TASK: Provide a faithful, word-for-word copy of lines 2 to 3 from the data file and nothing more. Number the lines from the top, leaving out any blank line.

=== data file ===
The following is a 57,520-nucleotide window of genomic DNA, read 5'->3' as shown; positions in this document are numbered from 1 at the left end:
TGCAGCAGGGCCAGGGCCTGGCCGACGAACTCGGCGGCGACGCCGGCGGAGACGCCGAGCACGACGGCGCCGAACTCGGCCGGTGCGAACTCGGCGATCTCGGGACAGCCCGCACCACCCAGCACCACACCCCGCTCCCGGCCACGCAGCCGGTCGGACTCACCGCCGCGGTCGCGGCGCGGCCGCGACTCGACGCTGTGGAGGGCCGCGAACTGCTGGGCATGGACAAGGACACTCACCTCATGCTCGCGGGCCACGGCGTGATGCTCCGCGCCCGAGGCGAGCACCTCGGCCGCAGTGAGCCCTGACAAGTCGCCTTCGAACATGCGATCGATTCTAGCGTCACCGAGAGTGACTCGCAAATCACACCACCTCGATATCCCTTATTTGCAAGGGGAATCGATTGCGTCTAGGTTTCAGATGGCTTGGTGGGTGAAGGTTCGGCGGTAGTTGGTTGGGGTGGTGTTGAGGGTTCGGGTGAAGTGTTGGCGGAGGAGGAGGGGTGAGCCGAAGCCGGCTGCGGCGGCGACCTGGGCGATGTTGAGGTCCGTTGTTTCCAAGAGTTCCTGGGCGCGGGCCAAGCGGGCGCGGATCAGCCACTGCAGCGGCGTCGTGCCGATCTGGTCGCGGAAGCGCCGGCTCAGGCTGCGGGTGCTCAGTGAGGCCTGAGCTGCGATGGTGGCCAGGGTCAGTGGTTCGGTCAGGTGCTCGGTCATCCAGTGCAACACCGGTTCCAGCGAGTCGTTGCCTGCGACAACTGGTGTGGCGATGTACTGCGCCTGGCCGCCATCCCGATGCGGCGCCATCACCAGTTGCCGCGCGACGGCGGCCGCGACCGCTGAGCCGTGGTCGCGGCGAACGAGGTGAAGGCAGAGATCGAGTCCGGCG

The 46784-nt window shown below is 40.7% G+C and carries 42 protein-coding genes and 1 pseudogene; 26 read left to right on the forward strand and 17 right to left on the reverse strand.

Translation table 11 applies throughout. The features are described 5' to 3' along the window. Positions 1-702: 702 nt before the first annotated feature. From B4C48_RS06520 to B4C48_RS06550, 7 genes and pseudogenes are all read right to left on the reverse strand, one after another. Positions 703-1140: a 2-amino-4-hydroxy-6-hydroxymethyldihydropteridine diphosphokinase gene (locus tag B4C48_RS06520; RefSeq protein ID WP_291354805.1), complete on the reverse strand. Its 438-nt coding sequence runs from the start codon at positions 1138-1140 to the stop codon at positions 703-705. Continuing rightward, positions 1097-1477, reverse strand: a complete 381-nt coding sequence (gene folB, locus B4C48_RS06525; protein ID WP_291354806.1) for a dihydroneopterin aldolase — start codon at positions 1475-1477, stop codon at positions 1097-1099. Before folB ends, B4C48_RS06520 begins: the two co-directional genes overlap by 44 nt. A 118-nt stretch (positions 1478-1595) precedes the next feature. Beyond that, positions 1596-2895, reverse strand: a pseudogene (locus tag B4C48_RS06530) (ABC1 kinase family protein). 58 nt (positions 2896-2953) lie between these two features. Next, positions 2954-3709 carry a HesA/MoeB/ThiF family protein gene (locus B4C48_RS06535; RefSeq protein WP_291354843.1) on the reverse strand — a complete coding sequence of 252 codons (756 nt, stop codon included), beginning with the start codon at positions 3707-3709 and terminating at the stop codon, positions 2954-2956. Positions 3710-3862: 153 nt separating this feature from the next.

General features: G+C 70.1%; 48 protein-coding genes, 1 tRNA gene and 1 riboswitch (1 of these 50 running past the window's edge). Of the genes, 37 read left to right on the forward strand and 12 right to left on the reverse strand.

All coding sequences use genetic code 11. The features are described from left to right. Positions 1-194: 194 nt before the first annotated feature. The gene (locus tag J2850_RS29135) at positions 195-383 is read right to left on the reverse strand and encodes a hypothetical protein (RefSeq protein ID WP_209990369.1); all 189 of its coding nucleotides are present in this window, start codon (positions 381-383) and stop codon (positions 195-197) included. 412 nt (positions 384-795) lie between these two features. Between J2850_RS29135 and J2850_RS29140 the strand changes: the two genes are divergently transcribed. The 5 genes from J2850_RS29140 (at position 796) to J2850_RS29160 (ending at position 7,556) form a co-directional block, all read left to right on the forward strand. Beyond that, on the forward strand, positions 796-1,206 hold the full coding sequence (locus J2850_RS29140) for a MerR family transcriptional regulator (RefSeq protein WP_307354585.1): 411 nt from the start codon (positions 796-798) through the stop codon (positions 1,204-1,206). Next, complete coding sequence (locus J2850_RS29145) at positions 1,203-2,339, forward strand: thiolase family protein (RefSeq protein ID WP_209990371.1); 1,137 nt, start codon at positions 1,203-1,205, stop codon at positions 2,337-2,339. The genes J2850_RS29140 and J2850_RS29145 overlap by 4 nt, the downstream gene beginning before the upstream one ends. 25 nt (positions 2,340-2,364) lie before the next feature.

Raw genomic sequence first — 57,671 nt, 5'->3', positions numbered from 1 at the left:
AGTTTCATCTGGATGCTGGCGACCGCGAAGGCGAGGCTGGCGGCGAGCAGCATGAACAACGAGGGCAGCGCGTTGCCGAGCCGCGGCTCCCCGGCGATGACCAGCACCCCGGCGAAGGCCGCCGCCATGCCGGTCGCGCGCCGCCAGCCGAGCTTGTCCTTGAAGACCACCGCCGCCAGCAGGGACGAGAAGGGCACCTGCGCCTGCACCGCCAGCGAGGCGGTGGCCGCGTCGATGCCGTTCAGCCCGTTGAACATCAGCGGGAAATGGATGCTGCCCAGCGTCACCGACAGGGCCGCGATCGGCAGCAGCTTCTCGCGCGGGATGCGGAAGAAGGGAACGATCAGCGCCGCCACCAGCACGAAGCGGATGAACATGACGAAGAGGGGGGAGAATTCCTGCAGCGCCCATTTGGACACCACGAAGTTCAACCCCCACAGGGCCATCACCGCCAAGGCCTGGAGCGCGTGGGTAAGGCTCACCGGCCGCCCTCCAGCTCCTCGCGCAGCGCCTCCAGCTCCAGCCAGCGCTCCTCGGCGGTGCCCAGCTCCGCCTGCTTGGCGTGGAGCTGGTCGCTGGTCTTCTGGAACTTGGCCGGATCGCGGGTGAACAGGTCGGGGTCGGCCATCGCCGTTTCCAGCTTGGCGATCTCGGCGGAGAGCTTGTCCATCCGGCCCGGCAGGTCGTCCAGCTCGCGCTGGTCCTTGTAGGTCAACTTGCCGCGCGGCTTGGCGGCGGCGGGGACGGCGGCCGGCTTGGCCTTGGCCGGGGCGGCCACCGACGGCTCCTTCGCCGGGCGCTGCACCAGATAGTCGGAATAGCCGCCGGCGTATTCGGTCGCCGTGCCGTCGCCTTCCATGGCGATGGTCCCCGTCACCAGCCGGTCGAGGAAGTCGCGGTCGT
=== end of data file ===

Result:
TGCAGCAGGGCCAGGGCCTGGCCGACGAACTCGGCGGCGACGCCGGCGGAGACGCCGAGCACGACGGCGCCGAACTCGGCCGGTGCGAACTCGGCGATCTCGGGACAGCCCGCACCACCCAGCACCACACCCCGCTCCCGGCCACGCAGCCGGTCGGACTCACCGCCGCGGTCGCGGCGCGGCCGCGACTCGACGCTGTGGAGGGCCGCGAACTGCTGGGCATGGACAAGGACACTCACCTCATGCTCGCGGGCCACGGCGTGATGCTCCGCGCCCGAGGCGAGCACCTCGGCCGCAGTGAGCCCTGACAAGTCGCCTTCGAACATGCGATCGATTCTAGCGTCACCGAGAGTGACTCGCAAATCACACCACCTCGATATCCCTTATTTGCAAGGGGAATCGATTGCGTCTAGGTTTCAGATGGCTTGGTGGGTGAAGGTTCGGCGGTAGTTGGTTGGGGTGGTGTTGAGGGTTCGGGTGAAGTGTTGGCGGAGGAGGAGGGGTGAGCCGAAGCCGGCTGCGGCGGCGACCTGGGCGATGTTGAGGTCCGTTGTTTCCAAGAGTTCCTGGGCGCGGGCCAAGCGGGCGCGGATCAGCCACTGCAGCGGCGTCGTGCCGATCTGGTCGCGGAAGCGCCGGCTCAGGCTGCGGGTGCTCAGTGAGGCCTGAGCTGCGATGGTGGCCAGGGTCAGTGGTTCGGTCAGGTGCTCGGTCATCCAGTGCAACACCGGTTCCAGCGAGTCGTTGCCTGCGACAACTGGTGTGGCGATGTACTGCGCCTGGCCGCCATCCCGATGCGGCGCCATCACCAGTTGCCGCGCGACGGCGGCCGCGACCGCTGAGCCGTGGTCGCGGCGAACGAGGTGAAGGCAGAGATCGAGTCCGGCG

The 46784-nt window shown below is 40.7% G+C and carries 42 protein-coding genes and 1 pseudogene; 26 read left to right on the forward strand and 17 right to left on the reverse strand.